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Open Access Research article

Women show a closer association between educational level and hypertension or diabetes mellitus than males: a secondary analysis from the Austrian HIS

Alexandra Kautzky-Willer1*, Thomas Dorner2, Ann Jensby2 and Anita Rieder2

Author Affiliations

1 Gender Medicine Unit, Department of Internal Medicine III, Division of Endocrinology & Metabolism, Medical University Vienna, Währinger Gürtel 18-20, 1090, Vienna, Austria

2 Institute of Social Medicine, Centre for Public Health, Medical University Vienna, Rooseveltplatz 3, 1090, Vienna, Austria

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BMC Public Health 2012, 12:392  doi:10.1186/1471-2458-12-392

Published: 30 May 2012

Abstract

Background

Lifestyle diseases and cardiovascular complications are dramatically increasing, but little is known about the impact of educational level and health behaviour in men and women in different populations. Therefore, we aimed to investigate the association between educational level (EL) and self-reported chronic diseases and health behaviour in both sexes.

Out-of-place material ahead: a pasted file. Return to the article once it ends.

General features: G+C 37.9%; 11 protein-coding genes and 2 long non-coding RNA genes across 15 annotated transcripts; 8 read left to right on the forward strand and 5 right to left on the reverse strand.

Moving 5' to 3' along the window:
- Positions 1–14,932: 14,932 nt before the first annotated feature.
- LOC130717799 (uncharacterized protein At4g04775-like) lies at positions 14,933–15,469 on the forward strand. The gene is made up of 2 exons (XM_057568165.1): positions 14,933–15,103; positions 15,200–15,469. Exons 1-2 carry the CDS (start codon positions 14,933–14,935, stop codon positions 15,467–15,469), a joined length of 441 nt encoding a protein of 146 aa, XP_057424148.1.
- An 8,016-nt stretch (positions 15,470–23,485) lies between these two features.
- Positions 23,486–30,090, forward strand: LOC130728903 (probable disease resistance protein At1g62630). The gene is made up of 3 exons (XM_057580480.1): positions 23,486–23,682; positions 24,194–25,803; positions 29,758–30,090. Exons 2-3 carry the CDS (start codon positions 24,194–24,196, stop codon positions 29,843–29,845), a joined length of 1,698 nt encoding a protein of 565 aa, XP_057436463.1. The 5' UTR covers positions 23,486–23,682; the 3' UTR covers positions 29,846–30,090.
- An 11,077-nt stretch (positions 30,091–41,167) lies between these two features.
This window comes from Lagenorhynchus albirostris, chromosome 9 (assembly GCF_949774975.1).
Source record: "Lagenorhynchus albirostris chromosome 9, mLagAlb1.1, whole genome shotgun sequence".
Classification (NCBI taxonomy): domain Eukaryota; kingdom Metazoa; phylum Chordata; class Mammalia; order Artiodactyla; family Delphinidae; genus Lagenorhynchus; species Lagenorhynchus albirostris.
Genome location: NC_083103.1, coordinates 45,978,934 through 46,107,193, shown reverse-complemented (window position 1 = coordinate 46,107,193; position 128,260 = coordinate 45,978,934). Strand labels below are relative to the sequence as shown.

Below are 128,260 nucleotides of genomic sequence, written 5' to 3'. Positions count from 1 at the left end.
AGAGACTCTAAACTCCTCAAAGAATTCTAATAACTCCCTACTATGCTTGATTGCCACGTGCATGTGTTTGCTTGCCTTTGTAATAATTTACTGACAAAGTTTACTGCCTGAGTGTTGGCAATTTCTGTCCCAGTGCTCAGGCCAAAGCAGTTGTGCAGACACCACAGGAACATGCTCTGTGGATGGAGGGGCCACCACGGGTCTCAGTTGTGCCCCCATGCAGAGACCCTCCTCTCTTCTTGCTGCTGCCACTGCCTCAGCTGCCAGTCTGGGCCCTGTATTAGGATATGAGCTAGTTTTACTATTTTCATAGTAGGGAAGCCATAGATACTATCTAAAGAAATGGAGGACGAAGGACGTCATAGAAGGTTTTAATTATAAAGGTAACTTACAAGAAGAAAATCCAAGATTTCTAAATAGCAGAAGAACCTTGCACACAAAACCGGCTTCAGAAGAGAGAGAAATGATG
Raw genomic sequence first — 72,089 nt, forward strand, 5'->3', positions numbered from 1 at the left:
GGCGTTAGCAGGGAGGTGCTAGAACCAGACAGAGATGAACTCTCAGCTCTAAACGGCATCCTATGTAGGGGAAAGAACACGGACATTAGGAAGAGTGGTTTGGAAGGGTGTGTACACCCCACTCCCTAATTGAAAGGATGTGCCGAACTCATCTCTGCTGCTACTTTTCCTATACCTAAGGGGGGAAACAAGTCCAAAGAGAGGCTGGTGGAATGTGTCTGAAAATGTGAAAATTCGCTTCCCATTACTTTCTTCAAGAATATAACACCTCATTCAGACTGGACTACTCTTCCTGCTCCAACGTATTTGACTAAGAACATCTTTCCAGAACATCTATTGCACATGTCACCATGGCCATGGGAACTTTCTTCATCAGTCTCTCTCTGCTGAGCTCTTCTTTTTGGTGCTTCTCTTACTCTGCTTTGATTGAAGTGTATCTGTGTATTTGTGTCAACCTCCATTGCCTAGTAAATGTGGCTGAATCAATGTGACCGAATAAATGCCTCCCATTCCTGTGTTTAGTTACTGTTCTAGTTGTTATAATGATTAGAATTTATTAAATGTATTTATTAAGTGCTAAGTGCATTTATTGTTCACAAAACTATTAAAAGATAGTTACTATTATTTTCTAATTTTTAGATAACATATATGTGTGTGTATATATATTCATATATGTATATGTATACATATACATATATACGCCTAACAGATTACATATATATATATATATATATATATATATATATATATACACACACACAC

Methods

Data were derived from the Austrian Health Interview Surveys 2006/2007, which includes 13 558 persons (50.9% females). The associations between EL and the risk of obesity, hypertension, diabetes, myocardial infarction, stroke and anxiety disorders or depression, nutrition, exercise, and smoking were evaluated. University education served as the reference category (EL4), the lowest educational level was required schooling only (EL0).

Results

Only among women did the risk for diabetes mellitus and hypertension increase with decreasing educational level with the highest rates for EL0 OR [95% CI] adjusted for age, income, family status and lifestyle: 3.7 [1.7-8.0], and 2.5 [1.8-3.5], respectively. Only among the men, however, did the risk for stroke increase with decreasing educational level adjusted OR for EL0: 8.5 [1.7-42.7]. For anthropometric measures and lifestyle factors in both sexes the risk increased with decreasing EL.

Conclusion

EL affects lifestyle, overweight and obesity in both sexes. The apparent sex-specific differences in the association between the prevalence of some chronic disease with EL call for further investigation.